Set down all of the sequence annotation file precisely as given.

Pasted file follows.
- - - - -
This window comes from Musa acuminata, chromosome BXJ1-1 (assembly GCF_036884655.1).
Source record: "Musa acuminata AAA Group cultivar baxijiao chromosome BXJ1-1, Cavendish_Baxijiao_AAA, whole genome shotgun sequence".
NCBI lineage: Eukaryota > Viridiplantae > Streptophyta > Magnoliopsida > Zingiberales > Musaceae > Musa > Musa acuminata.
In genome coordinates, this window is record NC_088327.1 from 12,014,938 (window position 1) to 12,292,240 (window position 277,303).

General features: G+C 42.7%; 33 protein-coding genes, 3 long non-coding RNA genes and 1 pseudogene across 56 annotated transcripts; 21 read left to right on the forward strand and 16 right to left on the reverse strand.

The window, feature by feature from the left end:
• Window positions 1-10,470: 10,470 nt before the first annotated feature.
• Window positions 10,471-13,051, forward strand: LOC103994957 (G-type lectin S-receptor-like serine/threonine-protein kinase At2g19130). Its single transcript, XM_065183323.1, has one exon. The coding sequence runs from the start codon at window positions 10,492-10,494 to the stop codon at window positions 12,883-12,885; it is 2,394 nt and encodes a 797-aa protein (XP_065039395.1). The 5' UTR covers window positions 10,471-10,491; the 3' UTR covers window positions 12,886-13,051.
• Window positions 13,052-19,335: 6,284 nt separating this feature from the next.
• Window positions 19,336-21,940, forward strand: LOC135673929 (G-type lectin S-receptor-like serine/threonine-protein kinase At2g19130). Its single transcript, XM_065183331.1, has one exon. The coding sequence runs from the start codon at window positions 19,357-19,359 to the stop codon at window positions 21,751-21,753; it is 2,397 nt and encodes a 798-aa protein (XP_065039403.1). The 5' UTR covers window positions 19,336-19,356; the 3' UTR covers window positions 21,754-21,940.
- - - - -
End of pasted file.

This window comes from Musa acuminata, chromosome BXJ1-1 (assembly GCF_036884655.1).
Source record: "Musa acuminata AAA Group cultivar baxijiao chromosome BXJ1-1, Cavendish_Baxijiao_AAA, whole genome shotgun sequence".
NCBI lineage: Eukaryota > Viridiplantae > Streptophyta > Magnoliopsida > Zingiberales > Musaceae > Musa > Musa acuminata.
In genome coordinates, this window is record NC_088327.1 from 12,014,938 (window position 1) to 12,292,240 (window position 277,303).

General features: G+C 42.7%; 33 protein-coding genes, 3 long non-coding RNA genes and 1 pseudogene across 56 annotated transcripts; 21 read left to right on the forward strand and 16 right to left on the reverse strand.

The window, feature by feature from the left end:
• Window positions 1-10,470: 10,470 nt before the first annotated feature.
• Window positions 10,471-13,051, forward strand: LOC103994957 (G-type lectin S-receptor-like serine/threonine-protein kinase At2g19130). Its single transcript, XM_065183323.1, has one exon. The coding sequence runs from the start codon at window positions 10,492-10,494 to the stop codon at window positions 12,883-12,885; it is 2,394 nt and encodes a 797-aa protein (XP_065039395.1). The 5' UTR covers window positions 10,471-10,491; the 3' UTR covers window positions 12,886-13,051.
• Window positions 13,052-19,335: 6,284 nt separating this feature from the next.
• Window positions 19,336-21,940, forward strand: LOC135673929 (G-type lectin S-receptor-like serine/threonine-protein kinase At2g19130). Its single transcript, XM_065183331.1, has one exon. The coding sequence runs from the start codon at window positions 19,357-19,359 to the stop codon at window positions 21,751-21,753; it is 2,397 nt and encodes a 798-aa protein (XP_065039403.1). The 5' UTR covers window positions 19,336-19,356; the 3' UTR covers window positions 21,754-21,940.